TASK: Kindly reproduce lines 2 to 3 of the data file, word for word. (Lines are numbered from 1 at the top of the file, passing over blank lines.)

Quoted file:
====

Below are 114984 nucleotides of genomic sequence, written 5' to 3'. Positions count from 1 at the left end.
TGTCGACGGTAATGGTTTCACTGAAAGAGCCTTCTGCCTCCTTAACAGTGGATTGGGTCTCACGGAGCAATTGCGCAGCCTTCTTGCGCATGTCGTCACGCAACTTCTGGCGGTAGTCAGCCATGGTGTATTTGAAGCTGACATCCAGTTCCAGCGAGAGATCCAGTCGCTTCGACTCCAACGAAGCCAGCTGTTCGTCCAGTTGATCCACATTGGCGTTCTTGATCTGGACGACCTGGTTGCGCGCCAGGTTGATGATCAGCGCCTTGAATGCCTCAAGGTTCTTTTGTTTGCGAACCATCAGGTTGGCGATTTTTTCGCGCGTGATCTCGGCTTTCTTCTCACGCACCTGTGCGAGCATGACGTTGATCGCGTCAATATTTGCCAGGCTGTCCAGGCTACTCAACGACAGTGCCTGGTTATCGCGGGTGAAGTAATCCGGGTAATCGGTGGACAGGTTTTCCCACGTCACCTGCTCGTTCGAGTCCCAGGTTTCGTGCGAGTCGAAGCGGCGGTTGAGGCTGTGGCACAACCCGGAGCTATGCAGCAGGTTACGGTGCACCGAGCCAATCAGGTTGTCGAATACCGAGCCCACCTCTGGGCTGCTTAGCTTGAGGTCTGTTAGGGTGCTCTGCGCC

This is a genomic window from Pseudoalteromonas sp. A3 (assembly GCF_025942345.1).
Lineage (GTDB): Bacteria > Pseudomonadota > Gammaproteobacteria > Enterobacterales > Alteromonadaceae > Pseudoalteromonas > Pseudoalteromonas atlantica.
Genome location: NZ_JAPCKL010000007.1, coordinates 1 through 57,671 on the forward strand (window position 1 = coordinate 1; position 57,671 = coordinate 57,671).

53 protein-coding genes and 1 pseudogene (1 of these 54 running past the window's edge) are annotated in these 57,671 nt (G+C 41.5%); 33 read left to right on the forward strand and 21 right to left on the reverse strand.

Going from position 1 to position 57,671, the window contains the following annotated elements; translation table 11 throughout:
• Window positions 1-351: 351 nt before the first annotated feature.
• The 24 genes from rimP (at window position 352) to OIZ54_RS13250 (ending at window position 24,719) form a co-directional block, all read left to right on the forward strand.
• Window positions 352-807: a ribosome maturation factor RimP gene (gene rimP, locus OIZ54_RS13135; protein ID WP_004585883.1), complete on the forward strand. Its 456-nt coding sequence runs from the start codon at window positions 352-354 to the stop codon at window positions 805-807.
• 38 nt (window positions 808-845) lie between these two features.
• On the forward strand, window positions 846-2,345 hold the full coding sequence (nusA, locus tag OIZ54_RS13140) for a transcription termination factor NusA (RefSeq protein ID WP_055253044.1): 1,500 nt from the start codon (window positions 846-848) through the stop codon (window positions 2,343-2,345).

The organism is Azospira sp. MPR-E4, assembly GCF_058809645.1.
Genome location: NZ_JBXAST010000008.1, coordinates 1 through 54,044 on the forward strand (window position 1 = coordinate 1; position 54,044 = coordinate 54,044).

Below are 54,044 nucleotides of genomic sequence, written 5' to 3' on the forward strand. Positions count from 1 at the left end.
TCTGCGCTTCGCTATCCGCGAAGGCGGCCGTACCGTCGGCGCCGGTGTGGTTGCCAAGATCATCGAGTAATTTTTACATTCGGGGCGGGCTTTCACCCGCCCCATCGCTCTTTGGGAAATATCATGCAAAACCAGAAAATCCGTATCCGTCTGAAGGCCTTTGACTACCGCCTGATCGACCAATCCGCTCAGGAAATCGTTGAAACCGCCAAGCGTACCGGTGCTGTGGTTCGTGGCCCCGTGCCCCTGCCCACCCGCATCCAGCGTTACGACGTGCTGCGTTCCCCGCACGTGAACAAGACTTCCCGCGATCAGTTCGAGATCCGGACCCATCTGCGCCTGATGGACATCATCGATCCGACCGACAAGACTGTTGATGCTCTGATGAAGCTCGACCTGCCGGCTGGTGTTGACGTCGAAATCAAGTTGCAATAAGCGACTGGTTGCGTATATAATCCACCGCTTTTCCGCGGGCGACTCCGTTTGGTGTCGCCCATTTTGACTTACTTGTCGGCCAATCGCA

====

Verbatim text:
TGTCGACGGTAATGGTTTCACTGAAAGAGCCTTCTGCCTCCTTAACAGTGGATTGGGTCTCACGGAGCAATTGCGCAGCCTTCTTGCGCATGTCGTCACGCAACTTCTGGCGGTAGTCAGCCATGGTGTATTTGAAGCTGACATCCAGTTCCAGCGAGAGATCCAGTCGCTTCGACTCCAACGAAGCCAGCTGTTCGTCCAGTTGATCCACATTGGCGTTCTTGATCTGGACGACCTGGTTGCGCGCCAGGTTGATGATCAGCGCCTTGAATGCCTCAAGGTTCTTTTGTTTGCGAACCATCAGGTTGGCGATTTTTTCGCGCGTGATCTCGGCTTTCTTCTCACGCACCTGTGCGAGCATGACGTTGATCGCGTCAATATTTGCCAGGCTGTCCAGGCTACTCAACGACAGTGCCTGGTTATCGCGGGTGAAGTAATCCGGGTAATCGGTGGACAGGTTTTCCCACGTCACCTGCTCGTTCGAGTCCCAGGTTTCGTGCGAGTCGAAGCGGCGGTTGAGGCTGTGGCACAACCCGGAGCTATGCAGCAGGTTACGGTGCACCGAGCCAATCAGGTTGTCGAATACCGAGCCCACCTCTGGGCTGCTTAGCTTGAGGTCTGTTAGGGTGCTCTGCGCC

This is a genomic window from Pseudoalteromonas sp. A3 (assembly GCF_025942345.1).